Mexico is currently developing a National Digital Strategy which purpose is to build a digital country. Such National Digital Strategy has five main objectives: (i) innovation and citizen participation; (ii) universal and effective health; (iii) educational transformation; (iv) digital economy; and (v) government transformation.
It is important for the Mexican government to take advantage of the developments and potential of the TICs industry in order to help the development of the country. And, despite the fact Mexico is at the bottom of the countries in the Organization for Economic Co-operation and Development (OECD) on digitalization matters, Mexico is going through many changes and amendments on its legal framework in order to adopt a new digital strategy to develop almost all sectors in the country.
The UK legal system (when viewed in combination with the economic environment) is currently seen as conducive to digital startups and is seen as the epicentre for developments in AI and machine learning, globally. DLA Piper has run three iterations of its Tech Index, https://www.dlapiper.com/~/media/Files/Insights/Publications/2016/09/EU_tech_index_2016.PDF assessing the trends in digital innovation and growth prospects (and potential blocks). The 2016 edition highlighted that the key areas of focus are cyber security, IoT, AI and robotics, FinTech and Digital Transformation.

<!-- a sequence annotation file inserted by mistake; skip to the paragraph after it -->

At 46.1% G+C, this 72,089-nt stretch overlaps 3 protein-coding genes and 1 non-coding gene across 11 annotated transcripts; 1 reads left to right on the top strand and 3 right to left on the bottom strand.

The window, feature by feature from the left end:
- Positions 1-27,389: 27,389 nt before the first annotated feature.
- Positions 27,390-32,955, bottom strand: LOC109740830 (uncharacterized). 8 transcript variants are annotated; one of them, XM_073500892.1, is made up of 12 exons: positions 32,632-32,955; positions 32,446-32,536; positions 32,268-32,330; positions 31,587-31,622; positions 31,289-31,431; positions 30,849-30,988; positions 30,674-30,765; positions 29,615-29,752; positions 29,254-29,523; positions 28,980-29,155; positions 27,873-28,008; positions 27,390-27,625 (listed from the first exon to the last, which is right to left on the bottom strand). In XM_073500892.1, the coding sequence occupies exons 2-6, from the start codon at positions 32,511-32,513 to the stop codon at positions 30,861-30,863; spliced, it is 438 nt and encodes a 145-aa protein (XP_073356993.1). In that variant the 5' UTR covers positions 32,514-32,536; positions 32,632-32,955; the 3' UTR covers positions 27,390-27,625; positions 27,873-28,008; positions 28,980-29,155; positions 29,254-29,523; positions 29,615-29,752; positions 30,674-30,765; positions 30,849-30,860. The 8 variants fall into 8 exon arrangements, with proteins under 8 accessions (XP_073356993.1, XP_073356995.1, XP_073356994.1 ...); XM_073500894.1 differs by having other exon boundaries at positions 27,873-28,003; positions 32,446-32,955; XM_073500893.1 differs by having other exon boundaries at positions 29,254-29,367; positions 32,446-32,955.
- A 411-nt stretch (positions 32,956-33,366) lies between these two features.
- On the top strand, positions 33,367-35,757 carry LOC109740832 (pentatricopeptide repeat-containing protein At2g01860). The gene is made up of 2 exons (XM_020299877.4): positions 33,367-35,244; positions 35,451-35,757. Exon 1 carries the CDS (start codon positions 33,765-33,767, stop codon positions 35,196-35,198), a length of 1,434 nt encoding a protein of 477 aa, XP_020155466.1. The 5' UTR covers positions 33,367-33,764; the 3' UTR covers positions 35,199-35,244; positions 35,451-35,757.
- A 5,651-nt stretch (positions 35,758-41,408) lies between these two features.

Ongoing concerns over cyber-attacks are still high among almost half of companies interviewed; yet only one quarter have response plans in place, which leaves those unprotected open to a major attack.
The research highlights concerns over compliance regulations, staff skills and investment which could hold development of FinTech back.
Rather than the impact of the legal system, the research shows that lack of skills and investment could hinder advancement of IoT and AI.
Our legal system is aligned with the EU legislation in the field of digital services. At the EU level, as well as in Romania the digital environment is regulated by laws that are currently outdated (see as an example the legislation for the electronic commerce sector, which was enacted in 2000), as well as encompassing many grey areas, since many aspects of the digital environment are largely unregulated. As a consequence, the current frameworks as well as case law fail to provide legal certainty for the development of digital services.
In the technology field, legislation can never be entirely up to speed with the latest innovations and technology developments. It is important that the system is able to adapt quickly, both in terms of new legislation being passed by the Parliament and technology friendly law interpretation by the judges, and this does not always happen in Italy. Notwithstanding the above, in our opinion the greatest impediment to economic development in the technology area in Italy does not arise from the legal regime, but is caused by the high level of taxation in our country, which prevents many investments from happening. However, in this regard it must be pointed out that recently the government has approved substantial tax benefits for investments in R&D and these may have an impact on future investments on new technologies too.